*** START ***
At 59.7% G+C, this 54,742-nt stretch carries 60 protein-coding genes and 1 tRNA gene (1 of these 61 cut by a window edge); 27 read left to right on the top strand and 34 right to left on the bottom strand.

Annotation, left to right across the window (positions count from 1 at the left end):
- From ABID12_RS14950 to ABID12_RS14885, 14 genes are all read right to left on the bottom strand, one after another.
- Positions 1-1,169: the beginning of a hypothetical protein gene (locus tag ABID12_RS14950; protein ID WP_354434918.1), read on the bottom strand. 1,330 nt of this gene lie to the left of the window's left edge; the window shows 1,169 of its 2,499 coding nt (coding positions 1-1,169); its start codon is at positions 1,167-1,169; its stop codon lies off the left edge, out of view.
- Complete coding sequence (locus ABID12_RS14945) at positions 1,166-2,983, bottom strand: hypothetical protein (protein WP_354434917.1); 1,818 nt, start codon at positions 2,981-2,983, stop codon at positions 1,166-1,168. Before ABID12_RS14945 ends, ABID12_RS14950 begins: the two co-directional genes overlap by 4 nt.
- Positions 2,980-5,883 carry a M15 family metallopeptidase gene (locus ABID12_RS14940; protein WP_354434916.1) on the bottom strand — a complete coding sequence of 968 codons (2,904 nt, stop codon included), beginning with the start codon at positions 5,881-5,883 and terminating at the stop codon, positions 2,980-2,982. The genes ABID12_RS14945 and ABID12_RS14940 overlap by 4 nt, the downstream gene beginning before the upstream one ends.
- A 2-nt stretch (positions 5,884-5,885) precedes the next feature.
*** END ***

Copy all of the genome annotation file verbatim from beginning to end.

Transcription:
At 59.7% G+C, this 54,742-nt stretch carries 60 protein-coding genes and 1 tRNA gene (1 of these 61 cut by a window edge); 27 read left to right on the top strand and 34 right to left on the bottom strand.

Annotation, left to right across the window (positions count from 1 at the left end):
- From ABID12_RS14950 to ABID12_RS14885, 14 genes are all read right to left on the bottom strand, one after another.
- Positions 1-1,169: the beginning of a hypothetical protein gene (locus tag ABID12_RS14950; protein ID WP_354434918.1), read on the bottom strand. 1,330 nt of this gene lie to the left of the window's left edge; the window shows 1,169 of its 2,499 coding nt (coding positions 1-1,169); its start codon is at positions 1,167-1,169; its stop codon lies off the left edge, out of view.
- Complete coding sequence (locus ABID12_RS14945) at positions 1,166-2,983, bottom strand: hypothetical protein (protein WP_354434917.1); 1,818 nt, start codon at positions 2,981-2,983, stop codon at positions 1,166-1,168. Before ABID12_RS14945 ends, ABID12_RS14950 begins: the two co-directional genes overlap by 4 nt.
- Positions 2,980-5,883 carry a M15 family metallopeptidase gene (locus ABID12_RS14940; protein WP_354434916.1) on the bottom strand — a complete coding sequence of 968 codons (2,904 nt, stop codon included), beginning with the start codon at positions 5,881-5,883 and terminating at the stop codon, positions 2,980-2,982. The genes ABID12_RS14945 and ABID12_RS14940 overlap by 4 nt, the downstream gene beginning before the upstream one ends.
- A 2-nt stretch (positions 5,884-5,885) precedes the next feature.